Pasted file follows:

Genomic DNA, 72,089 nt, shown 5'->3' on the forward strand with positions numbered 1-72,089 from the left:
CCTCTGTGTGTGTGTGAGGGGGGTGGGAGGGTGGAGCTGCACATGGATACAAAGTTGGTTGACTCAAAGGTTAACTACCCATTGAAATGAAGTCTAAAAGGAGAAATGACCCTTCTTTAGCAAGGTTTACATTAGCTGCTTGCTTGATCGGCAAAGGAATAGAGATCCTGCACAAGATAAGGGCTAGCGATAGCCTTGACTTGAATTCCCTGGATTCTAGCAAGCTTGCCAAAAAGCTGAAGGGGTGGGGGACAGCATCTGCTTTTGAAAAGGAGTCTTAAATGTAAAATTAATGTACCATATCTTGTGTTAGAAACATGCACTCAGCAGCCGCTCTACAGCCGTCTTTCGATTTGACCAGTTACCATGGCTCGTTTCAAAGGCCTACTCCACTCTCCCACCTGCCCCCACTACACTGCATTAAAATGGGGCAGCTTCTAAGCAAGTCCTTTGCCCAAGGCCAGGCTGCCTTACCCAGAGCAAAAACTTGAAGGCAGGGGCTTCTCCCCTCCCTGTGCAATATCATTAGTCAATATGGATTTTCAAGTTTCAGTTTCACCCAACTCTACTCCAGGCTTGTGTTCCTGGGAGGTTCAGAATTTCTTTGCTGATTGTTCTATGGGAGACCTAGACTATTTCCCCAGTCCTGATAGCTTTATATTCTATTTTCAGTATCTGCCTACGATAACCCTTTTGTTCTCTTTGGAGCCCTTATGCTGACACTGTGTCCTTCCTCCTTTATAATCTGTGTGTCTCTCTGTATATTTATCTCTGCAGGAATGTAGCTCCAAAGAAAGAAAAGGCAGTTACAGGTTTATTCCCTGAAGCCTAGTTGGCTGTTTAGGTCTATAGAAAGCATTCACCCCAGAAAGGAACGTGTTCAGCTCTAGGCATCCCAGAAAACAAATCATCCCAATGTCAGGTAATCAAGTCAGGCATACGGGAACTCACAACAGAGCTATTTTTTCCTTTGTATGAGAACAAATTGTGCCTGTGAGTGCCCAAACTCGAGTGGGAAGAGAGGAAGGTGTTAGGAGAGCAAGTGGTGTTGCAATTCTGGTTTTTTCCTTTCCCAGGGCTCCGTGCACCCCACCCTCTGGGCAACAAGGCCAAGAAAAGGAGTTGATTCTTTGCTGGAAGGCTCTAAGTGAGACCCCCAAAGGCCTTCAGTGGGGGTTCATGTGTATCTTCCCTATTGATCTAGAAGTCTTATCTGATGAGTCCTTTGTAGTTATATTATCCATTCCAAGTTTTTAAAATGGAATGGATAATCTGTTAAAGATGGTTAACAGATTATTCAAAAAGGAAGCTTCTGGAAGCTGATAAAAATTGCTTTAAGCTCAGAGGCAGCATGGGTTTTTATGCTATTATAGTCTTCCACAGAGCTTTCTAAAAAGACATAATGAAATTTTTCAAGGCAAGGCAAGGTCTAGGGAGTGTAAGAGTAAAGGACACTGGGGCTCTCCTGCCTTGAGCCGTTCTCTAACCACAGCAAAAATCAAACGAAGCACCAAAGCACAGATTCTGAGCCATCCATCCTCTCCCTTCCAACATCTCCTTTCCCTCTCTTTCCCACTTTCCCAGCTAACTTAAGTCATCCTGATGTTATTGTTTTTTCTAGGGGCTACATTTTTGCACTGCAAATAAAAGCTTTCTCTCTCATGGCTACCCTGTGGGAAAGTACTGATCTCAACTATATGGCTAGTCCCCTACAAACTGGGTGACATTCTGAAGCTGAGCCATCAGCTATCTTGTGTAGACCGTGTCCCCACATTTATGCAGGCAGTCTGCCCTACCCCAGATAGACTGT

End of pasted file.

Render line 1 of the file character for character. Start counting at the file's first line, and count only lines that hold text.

Genomic DNA, 72,089 nt, shown 5'->3' on the forward strand with positions numbered 1-72,089 from the left: